Looking for more reasons to move to Minneapolis? Here’s a list of the top 10 things to do in Minneapolis that you don’t want to miss. 

1. Make an Appearance at the Mall of America.

Admittedly, this isn’t really something locals clamor to do, but you’ve got to see this monstrous mall at least once.

2. Catch a Live Theater Show.

Minneapolis has one of the liveliest and most robust theater scenes in the country, so take advantage by catching a production (or several) at one of the many local theaters. 
A man gets ready to do some ice fishing with the Minneapolis skyline in the background. He has a blue box tent with a collection of fishing equipment arranged nearby, and he’s using a power tool to drill a hole in the ice.

Ice fishing in Minneapolis
(Source: Minneapolis Park and Recreation Board via Facebook)

3. Try One of the World’s Most Dangerous Winter Sports.

Ice fishing is not for the faint of heart, but it’s kind of a bucket list item for the adventurous. A bonus to the Minneapolis winter temps is hard-frozen lakes, perfect for carving out a hole and casting a line. Just be sure to take safety precautions to protect yourself from falling through the ice, getting hypothermia, or frostbite.

4. Go for the Gamble.

Put it all on red just outside of town at Minneapolis’ two casinos, the Mystic Lake Casino and Little Six Casino. Why go to Vegas when you can be your best James Bond right in your own backyard?

5. Hit Up the Country’s Largest Open Studio Tour.

Every May, Minneapolis hosts Art-A-Whirl, a weekend-long art walk in the Northeast neighborhood where hundreds of studios, galleries, shops, and individual artists open their doors to the public for tours. 

A paper-lined basket with onion rings and a cheese-filled hamburger — also known as the Jucy Lucy in Minneapolis.

The Jucy Lucy
(Source: Meet Minneapolis via Facebook)

6. Sink Your Teeth Into a Jucy Lucy.

Perhaps rivaled only by the Tater Tot Hotdish, this chin-soaking, cheese-stuffed burger is a staple in Minneapolis — and the place to grab a bite is Matt’s Bar and Grill in South Minneapolis, where it was invented. 

7. Cheer on the Local Teams.

There’s no two ways about it: Minneapolis is a sports town. Root for the Minnesota Twins at Target Field, go courtside at a Timberwolves game, get riled up at a Vikings football game, or go puck wild while you watch a Minnesota Wild hockey game. 

8. Take Your Stomach Cruising Down Eat Street.

Not sure what you feel like eating? Let your stomach be your guide down the 17-block Eat Street, where you’ll find over 50 different places to satisfy nearly any craving and solve even the most stubborn bouts of indecisiveness. 

9. Take an Architecture Tour.

Minneapolis is full of gorgeous, historic architecture, and these tours will not only widen your eyes, but they’ll also give you a little background on your new town.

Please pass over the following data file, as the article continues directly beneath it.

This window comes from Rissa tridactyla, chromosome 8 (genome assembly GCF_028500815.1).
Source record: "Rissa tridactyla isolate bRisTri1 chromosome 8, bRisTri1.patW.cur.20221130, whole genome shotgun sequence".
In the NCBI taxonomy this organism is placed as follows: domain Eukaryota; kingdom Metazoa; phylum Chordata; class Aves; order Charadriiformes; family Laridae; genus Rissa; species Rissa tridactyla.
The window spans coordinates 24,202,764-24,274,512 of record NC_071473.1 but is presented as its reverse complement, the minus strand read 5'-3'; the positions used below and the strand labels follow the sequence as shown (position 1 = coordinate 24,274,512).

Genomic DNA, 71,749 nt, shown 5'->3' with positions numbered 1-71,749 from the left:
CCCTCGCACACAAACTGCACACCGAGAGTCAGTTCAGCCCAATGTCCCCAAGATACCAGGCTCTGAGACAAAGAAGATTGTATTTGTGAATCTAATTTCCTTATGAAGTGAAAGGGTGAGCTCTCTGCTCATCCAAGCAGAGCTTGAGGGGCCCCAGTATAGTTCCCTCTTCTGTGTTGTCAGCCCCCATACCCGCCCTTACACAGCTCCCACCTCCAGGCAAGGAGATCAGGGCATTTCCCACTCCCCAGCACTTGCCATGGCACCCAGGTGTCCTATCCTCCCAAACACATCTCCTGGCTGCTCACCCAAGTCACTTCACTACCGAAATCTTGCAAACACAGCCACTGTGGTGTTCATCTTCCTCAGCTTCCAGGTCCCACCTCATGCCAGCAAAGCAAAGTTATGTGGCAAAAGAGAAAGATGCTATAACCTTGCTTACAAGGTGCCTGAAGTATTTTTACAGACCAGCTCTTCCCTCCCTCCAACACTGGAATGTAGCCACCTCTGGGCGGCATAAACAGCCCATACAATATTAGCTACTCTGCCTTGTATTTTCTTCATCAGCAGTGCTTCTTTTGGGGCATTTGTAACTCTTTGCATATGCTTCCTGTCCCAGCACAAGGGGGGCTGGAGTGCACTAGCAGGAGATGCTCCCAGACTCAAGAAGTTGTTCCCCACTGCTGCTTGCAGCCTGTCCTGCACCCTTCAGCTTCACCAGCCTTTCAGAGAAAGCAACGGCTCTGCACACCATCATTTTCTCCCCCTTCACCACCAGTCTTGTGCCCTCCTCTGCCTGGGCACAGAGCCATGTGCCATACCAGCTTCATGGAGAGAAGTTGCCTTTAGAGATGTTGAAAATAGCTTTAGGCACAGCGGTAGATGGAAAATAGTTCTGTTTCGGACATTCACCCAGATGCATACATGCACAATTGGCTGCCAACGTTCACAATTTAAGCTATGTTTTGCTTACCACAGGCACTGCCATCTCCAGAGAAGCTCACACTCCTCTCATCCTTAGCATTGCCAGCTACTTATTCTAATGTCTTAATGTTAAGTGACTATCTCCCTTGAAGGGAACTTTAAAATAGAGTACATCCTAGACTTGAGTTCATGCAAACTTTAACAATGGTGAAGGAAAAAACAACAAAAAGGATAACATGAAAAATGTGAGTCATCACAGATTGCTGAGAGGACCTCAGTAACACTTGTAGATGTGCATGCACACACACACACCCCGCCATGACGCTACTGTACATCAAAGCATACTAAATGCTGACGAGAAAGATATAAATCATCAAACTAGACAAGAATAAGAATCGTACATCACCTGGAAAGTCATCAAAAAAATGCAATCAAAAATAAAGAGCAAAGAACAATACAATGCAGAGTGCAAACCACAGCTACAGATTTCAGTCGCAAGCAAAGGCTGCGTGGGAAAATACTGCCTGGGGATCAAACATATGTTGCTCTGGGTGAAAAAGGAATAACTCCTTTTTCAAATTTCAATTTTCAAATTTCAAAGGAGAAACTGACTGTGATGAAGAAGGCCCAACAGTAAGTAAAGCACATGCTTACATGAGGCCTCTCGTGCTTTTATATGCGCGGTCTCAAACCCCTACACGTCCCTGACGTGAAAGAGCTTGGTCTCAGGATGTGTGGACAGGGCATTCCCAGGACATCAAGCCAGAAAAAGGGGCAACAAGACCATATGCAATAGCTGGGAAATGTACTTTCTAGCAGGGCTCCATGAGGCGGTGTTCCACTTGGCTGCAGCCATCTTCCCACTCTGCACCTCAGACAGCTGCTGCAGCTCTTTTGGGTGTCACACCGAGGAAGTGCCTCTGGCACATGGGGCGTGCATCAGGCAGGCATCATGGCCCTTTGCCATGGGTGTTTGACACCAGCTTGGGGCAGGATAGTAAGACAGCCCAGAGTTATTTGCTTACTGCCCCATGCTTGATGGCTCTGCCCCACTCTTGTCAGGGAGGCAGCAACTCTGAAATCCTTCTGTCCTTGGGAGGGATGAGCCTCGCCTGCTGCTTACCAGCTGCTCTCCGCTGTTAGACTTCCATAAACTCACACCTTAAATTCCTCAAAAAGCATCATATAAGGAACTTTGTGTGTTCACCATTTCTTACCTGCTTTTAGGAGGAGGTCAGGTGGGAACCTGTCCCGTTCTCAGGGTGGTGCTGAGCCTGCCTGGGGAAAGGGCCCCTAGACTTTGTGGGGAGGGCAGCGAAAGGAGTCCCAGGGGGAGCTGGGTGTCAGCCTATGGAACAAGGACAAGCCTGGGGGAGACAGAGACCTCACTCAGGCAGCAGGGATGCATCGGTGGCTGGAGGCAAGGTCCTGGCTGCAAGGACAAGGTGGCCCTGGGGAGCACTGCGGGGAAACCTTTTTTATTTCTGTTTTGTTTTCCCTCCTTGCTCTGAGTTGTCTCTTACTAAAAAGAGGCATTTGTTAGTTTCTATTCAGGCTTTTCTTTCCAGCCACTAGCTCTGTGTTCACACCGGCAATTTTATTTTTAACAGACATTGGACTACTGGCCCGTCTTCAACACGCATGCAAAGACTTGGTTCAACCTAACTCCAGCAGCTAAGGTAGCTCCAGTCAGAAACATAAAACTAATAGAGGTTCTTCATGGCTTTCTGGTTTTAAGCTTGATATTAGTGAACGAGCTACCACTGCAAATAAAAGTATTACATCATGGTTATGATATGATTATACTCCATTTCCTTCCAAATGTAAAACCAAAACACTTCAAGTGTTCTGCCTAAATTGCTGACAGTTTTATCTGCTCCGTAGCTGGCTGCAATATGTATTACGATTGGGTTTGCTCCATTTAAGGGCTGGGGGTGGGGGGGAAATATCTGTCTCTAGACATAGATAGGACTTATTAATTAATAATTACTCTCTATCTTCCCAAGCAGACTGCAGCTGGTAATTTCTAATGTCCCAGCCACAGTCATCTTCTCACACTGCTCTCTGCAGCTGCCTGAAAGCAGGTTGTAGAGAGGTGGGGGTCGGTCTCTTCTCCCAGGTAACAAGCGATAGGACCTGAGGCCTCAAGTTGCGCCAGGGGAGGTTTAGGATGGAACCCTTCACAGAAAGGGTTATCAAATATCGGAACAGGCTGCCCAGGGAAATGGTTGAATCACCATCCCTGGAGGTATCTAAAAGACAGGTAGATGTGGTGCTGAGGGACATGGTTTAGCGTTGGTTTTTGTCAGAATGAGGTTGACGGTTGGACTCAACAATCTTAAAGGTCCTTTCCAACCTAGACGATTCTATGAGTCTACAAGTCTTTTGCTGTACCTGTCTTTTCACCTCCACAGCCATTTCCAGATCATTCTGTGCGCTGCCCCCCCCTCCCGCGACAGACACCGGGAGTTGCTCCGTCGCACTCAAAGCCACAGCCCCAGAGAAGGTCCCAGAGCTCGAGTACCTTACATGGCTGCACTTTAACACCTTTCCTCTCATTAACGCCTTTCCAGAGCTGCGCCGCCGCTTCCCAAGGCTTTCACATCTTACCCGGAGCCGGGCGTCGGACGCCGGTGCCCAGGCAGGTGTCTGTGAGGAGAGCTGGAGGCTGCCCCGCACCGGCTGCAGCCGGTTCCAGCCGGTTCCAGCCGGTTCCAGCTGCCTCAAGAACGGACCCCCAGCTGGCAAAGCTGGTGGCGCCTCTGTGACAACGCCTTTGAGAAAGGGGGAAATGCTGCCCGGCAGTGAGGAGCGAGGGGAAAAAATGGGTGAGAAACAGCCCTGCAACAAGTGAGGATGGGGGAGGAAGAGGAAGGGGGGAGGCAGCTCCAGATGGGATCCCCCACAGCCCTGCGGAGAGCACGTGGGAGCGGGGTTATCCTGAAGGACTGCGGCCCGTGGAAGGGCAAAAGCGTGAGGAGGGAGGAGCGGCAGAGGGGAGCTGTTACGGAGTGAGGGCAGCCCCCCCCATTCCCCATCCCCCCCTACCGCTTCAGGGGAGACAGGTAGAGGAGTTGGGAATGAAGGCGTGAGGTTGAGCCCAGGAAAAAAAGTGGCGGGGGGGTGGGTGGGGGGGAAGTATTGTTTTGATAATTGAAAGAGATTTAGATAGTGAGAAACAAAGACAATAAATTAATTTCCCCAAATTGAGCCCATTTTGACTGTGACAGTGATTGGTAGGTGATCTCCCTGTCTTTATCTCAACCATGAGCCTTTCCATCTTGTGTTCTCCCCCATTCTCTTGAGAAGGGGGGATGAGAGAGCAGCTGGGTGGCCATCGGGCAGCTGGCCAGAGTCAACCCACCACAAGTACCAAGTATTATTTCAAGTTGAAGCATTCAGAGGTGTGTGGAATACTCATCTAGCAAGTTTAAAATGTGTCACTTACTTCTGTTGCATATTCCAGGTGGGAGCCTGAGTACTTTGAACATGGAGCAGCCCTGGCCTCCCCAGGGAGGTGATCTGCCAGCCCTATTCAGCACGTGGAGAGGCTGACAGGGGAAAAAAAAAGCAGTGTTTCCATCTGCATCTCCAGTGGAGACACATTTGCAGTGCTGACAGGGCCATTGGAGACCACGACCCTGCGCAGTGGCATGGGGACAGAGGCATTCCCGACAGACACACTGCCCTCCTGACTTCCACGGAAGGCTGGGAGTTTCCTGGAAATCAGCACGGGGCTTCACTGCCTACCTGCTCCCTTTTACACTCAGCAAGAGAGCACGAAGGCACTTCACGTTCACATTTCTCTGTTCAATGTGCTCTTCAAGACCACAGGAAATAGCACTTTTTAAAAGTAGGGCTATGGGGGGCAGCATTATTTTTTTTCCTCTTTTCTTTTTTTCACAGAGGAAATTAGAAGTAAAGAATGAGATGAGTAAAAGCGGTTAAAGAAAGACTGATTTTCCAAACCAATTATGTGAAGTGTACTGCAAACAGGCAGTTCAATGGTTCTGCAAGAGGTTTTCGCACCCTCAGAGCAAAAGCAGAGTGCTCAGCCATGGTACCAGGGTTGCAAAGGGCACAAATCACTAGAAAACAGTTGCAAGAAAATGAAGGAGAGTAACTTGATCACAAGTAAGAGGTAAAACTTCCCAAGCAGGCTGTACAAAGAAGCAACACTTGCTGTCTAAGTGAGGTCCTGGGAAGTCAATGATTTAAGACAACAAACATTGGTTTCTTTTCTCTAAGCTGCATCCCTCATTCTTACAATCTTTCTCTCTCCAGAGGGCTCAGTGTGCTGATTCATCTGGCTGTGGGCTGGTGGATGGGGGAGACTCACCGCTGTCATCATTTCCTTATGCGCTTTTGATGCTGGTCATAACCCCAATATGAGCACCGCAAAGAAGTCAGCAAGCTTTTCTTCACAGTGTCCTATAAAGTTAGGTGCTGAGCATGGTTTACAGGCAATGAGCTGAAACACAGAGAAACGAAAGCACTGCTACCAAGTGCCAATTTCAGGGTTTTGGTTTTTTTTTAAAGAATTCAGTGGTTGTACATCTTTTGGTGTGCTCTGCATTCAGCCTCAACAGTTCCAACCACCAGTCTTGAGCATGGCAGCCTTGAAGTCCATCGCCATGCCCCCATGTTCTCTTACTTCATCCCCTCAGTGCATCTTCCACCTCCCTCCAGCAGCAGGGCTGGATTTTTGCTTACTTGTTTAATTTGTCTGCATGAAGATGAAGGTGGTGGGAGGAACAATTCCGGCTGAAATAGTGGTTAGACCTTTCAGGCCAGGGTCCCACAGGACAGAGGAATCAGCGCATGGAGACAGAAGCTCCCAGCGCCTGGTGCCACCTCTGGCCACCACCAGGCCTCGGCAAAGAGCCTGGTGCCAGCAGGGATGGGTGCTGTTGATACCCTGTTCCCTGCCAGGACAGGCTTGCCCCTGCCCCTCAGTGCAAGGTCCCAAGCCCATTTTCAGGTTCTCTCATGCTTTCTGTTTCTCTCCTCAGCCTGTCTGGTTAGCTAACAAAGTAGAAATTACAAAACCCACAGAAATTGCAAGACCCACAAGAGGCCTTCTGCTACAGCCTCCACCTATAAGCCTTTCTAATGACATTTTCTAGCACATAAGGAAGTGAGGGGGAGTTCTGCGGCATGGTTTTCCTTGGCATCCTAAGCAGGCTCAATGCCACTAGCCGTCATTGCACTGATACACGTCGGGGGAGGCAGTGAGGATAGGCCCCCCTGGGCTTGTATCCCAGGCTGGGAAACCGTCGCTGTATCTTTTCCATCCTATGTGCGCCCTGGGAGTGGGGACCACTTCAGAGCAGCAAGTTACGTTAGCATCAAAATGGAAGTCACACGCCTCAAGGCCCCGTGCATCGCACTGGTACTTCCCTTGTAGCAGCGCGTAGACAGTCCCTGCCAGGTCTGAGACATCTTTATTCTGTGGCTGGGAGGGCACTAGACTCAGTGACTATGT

Four locals enjoy an afternoon kayaking on the Mississippi River in Minneapolis, Minnesota.

Kayaking on the Mississippi River
(Source: Meet Minneapolis via Facebook)

10. Mess Around on the Mississippi.

Frolicking in the most famous river in America is a popular pastime, so join in on the fun. Go on hikes, chase the rumble of a waterfall, sunbathe, fish, picnic, paddle, and more — just don’t take this smack-in-the-middle-of-the-city natural waterpark for granted. 

Planning Your Move

Whether you’re moving locally or from another state, you can make it easier on yourself by choosing a moving and storage solution that lets you set your own pace, change dates as many times as you need, and reduce the risk of damage between homes. Stay ahead of the game with our ultimate Moving Checklist and time-saving packing and moving hacks. We wish you the best of luck, future Minneapolitan, on your upcoming move and hope you enjoy getting to know your new city!

Alex Keight is a frequent contributor to the PODS Blog who has moved 20+ times because she loves to experience new places.

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Hi Alex, Wow - you really nailed it! After having lived in numerous cities, I moved here 20 years ago. Everything you said has been my experience. There's only one more thing I wish I'd known before moving here. Minneapolis has among the worst racial inequality in the nation and this deeply undermines the vitality of the city. It's based on decades of secretive redlining, home covenants, unequal resource allocation, and brutal policing that eviscerated the Black middle class. All this came to a head when George Floyd was murdered. Then, Minneapolis tried mightily to repair its tarnished image by saying the right things, such as racism was a public health emergency. But the city continues to make decisions that actively promote racial disparities, such as putting pollution sources disproportionately in neighborhoods predominantly of color and ignoring the resulting health and subsequent issues. People of color here continue to have reason to be angry and that anger continues to simmer, contained in part by its notorious police department. Yes, there are many nice things about living in Minneapolis, but it is not all that it first appears to be and we're considering relocating to a place that has more vitality and integrity.
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Nice place to be